40 comments on “Friendly advice ….

  1. thanks for the “advice”, Eyes!

    Today, I’ll play the numbers 20 – 33 – 1’18. ;-)

    (this may warrant another WSMonday, what do you say?)

      • my only complaint is the wig/hairstyle. Staging doesn’t look too inspired, but I’m not about to complain. :-)

        • I never understand the need to use wigs when most singers have a perfectly adaptable head of hair. They must be hideous to perform in, extremely hot and play havoc with sound perception. And some look just plain daft. What’s the worst one you remember?

          • this one looks pretty ghastly!
            Though I also remember Romelia Lichtenstein in a screaming-yellow-fake-bald head Rodelinda in Halle among the less refined hairxperiences of my opera travels.

              • o yes, that one.
                I’ll have nightmares again tonight for sure! ;-)
                (one should hope that tonight’s Halle premiere of Alcina with Lichtenstein in the lead (broadcast on Deutschlandradio Kultur) will not repeat this coiffurestrophe!)

          • Beats the one they used for her Annio in “the” Tito. Spent the entire opera hoping it wouldn’t slip off!

                • Caught. *blush* OK I may have had one or two other things on my mind ;)

                  And while we are at it, well that final scene of Romeo’s wasn’t the only thing that had my emotions in a stir the other week in Munich. Goodness me has VK got restless masculine energy down pat!

                  There, I feel cleansed. Thank you Mother Augen…

                • time for me to come clean too… i *still* recovering… everytime i watch this duet again….

                  then i convince myself to proceed with the music… to the tomb… she breaks me heart every single time, mio “romeo”…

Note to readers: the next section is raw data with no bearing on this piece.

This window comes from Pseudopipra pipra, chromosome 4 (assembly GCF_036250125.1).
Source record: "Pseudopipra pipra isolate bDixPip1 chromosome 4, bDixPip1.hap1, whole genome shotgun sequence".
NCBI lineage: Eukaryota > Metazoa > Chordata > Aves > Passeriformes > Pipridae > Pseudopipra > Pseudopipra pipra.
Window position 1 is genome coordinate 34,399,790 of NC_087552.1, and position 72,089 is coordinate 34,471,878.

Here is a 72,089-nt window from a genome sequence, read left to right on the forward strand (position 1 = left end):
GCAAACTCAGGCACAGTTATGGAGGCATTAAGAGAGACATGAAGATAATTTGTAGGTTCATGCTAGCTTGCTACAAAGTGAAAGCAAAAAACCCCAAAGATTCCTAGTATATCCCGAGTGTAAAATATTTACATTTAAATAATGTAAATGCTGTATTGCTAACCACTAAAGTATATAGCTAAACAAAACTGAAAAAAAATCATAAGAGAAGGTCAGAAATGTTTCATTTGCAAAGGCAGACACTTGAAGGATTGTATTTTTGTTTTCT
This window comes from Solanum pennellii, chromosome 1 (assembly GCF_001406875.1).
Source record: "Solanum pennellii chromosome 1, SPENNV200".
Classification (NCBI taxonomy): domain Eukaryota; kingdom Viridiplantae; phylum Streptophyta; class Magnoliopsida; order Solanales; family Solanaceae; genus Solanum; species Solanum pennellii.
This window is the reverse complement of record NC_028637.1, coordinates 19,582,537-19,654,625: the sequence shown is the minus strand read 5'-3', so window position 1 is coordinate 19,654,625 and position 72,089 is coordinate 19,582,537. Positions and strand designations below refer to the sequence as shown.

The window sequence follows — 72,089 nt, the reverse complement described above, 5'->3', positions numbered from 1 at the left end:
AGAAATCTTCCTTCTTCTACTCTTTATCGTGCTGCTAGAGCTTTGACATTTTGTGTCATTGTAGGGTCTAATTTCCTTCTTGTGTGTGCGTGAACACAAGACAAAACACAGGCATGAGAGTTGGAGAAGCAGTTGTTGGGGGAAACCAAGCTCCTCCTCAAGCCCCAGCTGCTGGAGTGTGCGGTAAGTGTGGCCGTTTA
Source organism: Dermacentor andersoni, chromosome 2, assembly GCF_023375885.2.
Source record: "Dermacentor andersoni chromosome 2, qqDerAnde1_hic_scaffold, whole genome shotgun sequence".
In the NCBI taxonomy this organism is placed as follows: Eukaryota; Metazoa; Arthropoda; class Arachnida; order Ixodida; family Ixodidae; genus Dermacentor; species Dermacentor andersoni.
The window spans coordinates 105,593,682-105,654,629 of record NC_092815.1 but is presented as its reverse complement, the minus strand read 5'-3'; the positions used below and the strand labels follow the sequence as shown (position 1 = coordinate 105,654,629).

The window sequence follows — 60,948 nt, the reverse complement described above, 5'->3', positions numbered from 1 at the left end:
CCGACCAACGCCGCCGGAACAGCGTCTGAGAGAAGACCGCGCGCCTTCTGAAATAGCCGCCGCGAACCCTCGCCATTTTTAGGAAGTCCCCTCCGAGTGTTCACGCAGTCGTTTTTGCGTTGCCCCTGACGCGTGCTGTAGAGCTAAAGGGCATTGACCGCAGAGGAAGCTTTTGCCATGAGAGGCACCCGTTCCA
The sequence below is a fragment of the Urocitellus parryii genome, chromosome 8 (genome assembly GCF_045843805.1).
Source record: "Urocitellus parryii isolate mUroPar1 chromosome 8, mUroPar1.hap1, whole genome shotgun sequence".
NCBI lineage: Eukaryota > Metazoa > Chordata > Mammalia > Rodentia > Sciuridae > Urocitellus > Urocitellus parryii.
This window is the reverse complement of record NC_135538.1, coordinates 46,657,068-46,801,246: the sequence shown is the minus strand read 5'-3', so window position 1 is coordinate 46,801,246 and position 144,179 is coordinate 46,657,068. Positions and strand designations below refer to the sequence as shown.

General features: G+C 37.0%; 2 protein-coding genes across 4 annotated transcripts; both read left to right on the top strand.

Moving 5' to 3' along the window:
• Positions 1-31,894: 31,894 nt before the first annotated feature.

so then i had to go back to the duet…

                  while we’re at it, may i also confess spending hours staring at romeo’s back lines…

                  • I missed this thread entirely and for sure you are (my dear WS friends participating here) more image sensitive than I am. For me, it is the music which contains all of it of course (like you here Dc T)the gestures are important but not that much, I am pretty sure VK has intuitive gestures and I am convinced she was more at ease with EK because her singing was genuine and really what it should be, as AN was too much mature in every sense(looks, voice,) and I did not think much of her acting when I discovered the totally different approach this younger singer had. The musicality of VK and EK was marvellous. I need to listen to them both in the last scene urgently and if I managed I’ll share before I leave!

  2. I confess to spending an inordinate amount of time comparing the various versions. For instance – what happened to the waistcoat this year (not complaining. Just asking) and the overcoat? Thank goodness for better hairstyling this time around and what was that round VK wrist? Oh, and I agree about the back – it somehow speaks volumes. Was the Act 2 choreography with EN the same as the promo video or he same as with Netrebko?